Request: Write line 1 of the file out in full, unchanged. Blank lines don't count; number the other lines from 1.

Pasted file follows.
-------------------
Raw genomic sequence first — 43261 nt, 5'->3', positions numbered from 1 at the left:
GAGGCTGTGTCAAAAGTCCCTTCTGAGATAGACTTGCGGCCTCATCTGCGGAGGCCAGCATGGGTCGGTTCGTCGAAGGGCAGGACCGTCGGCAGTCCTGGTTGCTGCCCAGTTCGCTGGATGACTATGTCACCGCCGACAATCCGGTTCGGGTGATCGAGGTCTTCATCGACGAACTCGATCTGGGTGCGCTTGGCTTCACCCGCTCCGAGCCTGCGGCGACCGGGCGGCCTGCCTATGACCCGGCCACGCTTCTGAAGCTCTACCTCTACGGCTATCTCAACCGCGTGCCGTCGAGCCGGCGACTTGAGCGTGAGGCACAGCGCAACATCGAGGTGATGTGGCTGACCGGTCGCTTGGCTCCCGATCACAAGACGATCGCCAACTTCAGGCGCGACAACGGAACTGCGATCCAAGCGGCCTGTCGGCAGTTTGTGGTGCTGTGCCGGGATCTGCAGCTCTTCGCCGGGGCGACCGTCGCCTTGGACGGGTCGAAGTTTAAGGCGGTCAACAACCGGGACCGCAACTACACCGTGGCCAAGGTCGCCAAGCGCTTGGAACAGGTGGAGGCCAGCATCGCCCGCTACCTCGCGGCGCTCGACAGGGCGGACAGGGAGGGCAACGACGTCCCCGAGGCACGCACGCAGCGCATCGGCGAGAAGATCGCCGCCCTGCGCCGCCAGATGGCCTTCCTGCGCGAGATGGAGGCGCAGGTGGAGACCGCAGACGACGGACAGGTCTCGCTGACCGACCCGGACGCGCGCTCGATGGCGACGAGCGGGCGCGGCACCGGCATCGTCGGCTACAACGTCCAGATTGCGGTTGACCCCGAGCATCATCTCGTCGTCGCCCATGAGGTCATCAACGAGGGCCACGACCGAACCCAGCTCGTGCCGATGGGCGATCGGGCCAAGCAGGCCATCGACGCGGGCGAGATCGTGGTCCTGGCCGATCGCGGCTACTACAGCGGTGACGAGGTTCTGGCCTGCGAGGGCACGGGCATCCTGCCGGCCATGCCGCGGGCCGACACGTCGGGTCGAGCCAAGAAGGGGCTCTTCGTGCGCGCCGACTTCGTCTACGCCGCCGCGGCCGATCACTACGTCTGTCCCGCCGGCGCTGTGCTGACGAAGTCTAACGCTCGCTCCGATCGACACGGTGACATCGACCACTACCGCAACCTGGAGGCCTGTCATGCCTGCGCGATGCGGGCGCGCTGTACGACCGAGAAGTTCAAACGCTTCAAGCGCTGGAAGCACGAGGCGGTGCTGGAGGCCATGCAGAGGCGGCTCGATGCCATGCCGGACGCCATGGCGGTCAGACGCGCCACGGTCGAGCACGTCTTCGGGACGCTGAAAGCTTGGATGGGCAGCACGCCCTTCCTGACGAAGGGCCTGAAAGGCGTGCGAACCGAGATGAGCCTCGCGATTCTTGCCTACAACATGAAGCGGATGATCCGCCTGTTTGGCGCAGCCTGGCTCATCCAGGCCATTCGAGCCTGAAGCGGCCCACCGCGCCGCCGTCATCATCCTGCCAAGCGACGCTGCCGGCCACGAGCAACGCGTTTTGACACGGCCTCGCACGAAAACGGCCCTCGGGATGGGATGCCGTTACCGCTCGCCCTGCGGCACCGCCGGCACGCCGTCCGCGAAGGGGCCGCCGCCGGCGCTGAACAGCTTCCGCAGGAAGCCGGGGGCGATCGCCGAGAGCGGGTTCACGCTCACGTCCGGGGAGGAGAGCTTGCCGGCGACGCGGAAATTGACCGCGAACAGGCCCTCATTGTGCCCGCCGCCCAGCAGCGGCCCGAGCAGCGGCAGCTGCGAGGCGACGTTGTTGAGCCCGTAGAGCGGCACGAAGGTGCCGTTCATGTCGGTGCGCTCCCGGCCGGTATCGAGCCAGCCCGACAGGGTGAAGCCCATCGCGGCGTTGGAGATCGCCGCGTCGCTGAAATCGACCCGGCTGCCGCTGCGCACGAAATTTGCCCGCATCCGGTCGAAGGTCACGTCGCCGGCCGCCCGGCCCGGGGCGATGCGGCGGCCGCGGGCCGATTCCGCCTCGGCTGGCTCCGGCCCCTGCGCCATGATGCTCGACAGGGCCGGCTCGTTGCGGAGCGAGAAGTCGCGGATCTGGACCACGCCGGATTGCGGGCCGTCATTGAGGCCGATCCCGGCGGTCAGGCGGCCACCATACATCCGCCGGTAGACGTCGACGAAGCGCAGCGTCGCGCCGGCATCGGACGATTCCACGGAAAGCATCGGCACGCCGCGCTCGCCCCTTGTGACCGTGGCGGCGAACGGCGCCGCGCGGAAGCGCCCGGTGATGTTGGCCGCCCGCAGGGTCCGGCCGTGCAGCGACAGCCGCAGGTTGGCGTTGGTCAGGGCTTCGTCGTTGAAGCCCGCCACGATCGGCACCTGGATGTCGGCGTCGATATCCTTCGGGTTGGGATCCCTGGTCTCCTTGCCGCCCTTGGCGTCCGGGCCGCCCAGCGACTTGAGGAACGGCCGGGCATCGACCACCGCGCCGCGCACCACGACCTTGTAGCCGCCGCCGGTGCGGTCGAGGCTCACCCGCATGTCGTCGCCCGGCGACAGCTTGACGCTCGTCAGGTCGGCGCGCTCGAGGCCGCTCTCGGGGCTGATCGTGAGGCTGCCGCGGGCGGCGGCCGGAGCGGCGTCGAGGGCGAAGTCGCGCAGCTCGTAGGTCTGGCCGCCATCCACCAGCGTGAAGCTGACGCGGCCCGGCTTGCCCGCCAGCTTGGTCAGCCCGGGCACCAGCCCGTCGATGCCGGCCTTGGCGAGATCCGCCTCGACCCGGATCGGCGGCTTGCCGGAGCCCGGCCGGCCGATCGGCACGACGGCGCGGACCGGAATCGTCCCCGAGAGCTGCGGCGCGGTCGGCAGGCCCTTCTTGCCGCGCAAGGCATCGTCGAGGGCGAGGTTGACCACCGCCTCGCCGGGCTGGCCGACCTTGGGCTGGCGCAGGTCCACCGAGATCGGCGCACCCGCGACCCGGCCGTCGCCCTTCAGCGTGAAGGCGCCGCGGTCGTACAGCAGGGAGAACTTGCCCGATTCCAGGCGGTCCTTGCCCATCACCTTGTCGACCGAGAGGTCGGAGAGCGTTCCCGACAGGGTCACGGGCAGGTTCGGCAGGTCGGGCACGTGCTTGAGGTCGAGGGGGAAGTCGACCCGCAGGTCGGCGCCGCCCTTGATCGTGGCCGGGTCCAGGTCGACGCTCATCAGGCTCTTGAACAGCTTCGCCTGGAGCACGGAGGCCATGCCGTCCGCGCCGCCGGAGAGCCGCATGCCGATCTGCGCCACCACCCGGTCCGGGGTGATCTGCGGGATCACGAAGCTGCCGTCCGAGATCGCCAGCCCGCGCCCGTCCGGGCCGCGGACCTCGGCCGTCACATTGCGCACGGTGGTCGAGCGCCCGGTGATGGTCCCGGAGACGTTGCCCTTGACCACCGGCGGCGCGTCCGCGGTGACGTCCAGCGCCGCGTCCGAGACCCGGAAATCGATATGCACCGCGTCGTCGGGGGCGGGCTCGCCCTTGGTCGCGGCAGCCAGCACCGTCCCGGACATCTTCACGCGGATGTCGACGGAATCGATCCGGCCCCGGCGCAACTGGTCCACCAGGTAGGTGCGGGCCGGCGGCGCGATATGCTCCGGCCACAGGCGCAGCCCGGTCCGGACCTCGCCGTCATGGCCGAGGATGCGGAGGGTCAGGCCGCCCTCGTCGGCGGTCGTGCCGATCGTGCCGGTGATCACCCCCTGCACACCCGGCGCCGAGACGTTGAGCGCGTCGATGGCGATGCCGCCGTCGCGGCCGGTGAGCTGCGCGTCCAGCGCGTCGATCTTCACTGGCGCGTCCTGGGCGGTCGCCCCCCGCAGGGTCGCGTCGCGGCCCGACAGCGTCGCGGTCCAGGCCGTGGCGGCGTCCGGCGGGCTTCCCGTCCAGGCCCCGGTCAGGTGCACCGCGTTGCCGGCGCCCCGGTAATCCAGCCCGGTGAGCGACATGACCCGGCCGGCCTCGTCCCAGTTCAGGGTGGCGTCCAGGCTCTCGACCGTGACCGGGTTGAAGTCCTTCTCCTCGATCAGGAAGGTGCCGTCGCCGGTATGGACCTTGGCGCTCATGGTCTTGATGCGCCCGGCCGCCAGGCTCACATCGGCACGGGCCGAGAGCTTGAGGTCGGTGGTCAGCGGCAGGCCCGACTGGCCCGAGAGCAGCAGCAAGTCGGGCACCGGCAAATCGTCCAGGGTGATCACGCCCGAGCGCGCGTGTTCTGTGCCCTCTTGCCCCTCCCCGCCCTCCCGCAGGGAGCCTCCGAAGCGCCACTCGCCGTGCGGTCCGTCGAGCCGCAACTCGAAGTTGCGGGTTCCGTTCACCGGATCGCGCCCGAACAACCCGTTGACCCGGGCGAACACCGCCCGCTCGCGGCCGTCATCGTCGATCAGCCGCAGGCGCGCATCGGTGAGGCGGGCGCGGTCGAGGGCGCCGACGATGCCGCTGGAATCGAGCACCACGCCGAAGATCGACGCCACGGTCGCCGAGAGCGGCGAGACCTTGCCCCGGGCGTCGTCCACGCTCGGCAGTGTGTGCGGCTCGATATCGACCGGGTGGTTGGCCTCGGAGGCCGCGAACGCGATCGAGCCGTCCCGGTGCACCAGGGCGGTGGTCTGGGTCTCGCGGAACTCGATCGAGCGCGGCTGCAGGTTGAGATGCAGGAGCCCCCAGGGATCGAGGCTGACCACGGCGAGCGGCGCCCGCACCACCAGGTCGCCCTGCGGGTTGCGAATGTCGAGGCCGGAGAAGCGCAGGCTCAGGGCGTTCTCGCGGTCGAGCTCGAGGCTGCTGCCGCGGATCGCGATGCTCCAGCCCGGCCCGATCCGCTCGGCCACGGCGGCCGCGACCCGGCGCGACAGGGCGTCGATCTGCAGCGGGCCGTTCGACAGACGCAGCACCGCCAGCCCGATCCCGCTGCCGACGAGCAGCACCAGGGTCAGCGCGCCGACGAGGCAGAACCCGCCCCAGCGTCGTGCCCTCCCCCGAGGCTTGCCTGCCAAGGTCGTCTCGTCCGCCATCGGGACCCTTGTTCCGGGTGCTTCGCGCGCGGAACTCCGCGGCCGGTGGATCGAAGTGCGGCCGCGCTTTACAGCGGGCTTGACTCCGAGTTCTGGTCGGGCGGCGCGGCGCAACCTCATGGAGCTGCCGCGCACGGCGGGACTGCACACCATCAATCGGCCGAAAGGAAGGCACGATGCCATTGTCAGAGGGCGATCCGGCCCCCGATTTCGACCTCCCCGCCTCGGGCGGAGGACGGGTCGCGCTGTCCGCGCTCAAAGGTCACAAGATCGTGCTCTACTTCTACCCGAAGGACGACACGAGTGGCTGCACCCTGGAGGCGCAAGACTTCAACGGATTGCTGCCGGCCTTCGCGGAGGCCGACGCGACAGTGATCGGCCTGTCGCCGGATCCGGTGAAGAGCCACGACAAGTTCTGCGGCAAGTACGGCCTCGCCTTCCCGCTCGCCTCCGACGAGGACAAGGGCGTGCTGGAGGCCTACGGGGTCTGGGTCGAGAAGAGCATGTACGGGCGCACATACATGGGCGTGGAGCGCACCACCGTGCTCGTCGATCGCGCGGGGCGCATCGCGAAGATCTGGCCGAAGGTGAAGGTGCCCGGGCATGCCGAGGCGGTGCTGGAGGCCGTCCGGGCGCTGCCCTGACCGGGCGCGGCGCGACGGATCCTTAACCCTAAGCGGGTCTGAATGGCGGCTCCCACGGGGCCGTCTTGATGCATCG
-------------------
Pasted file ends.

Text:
Raw genomic sequence first — 43261 nt, 5'->3', positions numbered from 1 at the left: